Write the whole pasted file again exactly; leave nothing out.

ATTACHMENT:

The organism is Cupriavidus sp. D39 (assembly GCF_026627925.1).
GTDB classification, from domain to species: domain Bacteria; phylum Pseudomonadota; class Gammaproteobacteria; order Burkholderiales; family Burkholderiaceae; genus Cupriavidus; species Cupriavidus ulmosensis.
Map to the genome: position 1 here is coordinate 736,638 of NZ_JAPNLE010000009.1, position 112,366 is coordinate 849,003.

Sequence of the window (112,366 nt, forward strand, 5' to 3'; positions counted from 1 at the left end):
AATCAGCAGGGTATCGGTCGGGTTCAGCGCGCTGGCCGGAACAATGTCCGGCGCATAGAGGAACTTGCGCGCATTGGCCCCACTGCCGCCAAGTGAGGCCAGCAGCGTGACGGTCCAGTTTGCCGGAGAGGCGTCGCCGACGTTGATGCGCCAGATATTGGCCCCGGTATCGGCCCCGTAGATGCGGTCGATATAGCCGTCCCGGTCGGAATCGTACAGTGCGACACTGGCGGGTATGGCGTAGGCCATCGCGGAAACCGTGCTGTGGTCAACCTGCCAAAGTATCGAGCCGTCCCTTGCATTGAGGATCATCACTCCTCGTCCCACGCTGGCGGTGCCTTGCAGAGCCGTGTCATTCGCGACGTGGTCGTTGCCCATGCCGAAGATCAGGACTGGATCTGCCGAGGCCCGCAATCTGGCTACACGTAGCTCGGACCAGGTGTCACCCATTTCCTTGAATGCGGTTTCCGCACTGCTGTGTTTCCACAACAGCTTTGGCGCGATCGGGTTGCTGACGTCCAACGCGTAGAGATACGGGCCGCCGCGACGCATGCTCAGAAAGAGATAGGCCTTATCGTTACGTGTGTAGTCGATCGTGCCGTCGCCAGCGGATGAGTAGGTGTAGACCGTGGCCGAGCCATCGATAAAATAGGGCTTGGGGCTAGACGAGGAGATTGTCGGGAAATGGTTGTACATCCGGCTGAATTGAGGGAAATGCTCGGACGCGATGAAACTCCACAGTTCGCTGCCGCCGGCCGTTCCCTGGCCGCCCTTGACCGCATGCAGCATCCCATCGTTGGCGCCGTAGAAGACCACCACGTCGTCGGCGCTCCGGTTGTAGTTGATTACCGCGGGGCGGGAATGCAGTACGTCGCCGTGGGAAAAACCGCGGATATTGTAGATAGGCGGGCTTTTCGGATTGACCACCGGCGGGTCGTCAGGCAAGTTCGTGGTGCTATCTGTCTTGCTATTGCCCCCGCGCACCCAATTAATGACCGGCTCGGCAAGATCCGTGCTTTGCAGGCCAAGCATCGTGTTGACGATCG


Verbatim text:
The organism is Cupriavidus sp. D39 (assembly GCF_026627925.1).
GTDB classification, from domain to species: domain Bacteria; phylum Pseudomonadota; class Gammaproteobacteria; order Burkholderiales; family Burkholderiaceae; genus Cupriavidus; species Cupriavidus ulmosensis.
Map to the genome: position 1 here is coordinate 736,638 of NZ_JAPNLE010000009.1, position 112,366 is coordinate 849,003.

Sequence of the window (112,366 nt, forward strand, 5' to 3'; positions counted from 1 at the left end):
AATCAGCAGGGTATCGGTCGGGTTCAGCGCGCTGGCCGGAACAATGTCCGGCGCATAGAGGAACTTGCGCGCATTGGCCCCACTGCCGCCAAGTGAGGCCAGCAGCGTGACGGTCCAGTTTGCCGGAGAGGCGTCGCCGACGTTGATGCGCCAGATATTGGCCCCGGTATCGGCCCCGTAGATGCGGTCGATATAGCCGTCCCGGTCGGAATCGTACAGTGCGACACTGGCGGGTATGGCGTAGGCCATCGCGGAAACCGTGCTGTGGTCAACCTGCCAAAGTATCGAGCCGTCCCTTGCATTGAGGATCATCACTCCTCGTCCCACGCTGGCGGTGCCTTGCAGAGCCGTGTCATTCGCGACGTGGTCGTTGCCCATGCCGAAGATCAGGACTGGATCTGCCGAGGCCCGCAATCTGGCTACACGTAGCTCGGACCAGGTGTCACCCATTTCCTTGAATGCGGTTTCCGCACTGCTGTGTTTCCACAACAGCTTTGGCGCGATCGGGTTGCTGACGTCCAACGCGTAGAGATACGGGCCGCCGCGACGCATGCTCAGAAAGAGATAGGCCTTATCGTTACGTGTGTAGTCGATCGTGCCGTCGCCAGCGGATGAGTAGGTGTAGACCGTGGCCGAGCCATCGATAAAATAGGGCTTGGGGCTAGACGAGGAGATTGTCGGGAAATGGTTGTACATCCGGCTGAATTGAGGGAAATGCTCGGACGCGATGAAACTCCACAGTTCGCTGCCGCCGGCCGTTCCCTGGCCGCCCTTGACCGCATGCAGCATCCCATCGTTGGCGCCGTAGAAGACCACCACGTCGTCGGCGCTCCGGTTGTAGTTGATTACCGCGGGGCGGGAATGCAGTACGTCGCCGTGGGAAAAACCGCGGATATTGTAGATAGGCGGGCTTTTCGGATTGACCACCGGCGGGTCGTCAGGCAAGTTCGTGGTGCTATCTGTCTTGCTATTGCCCCCGCGCACCCAATTAATGACCGGCTCGGCAAGATCCGTGCTTTGCAGGCCAAGCATCGTGTTGACGATCG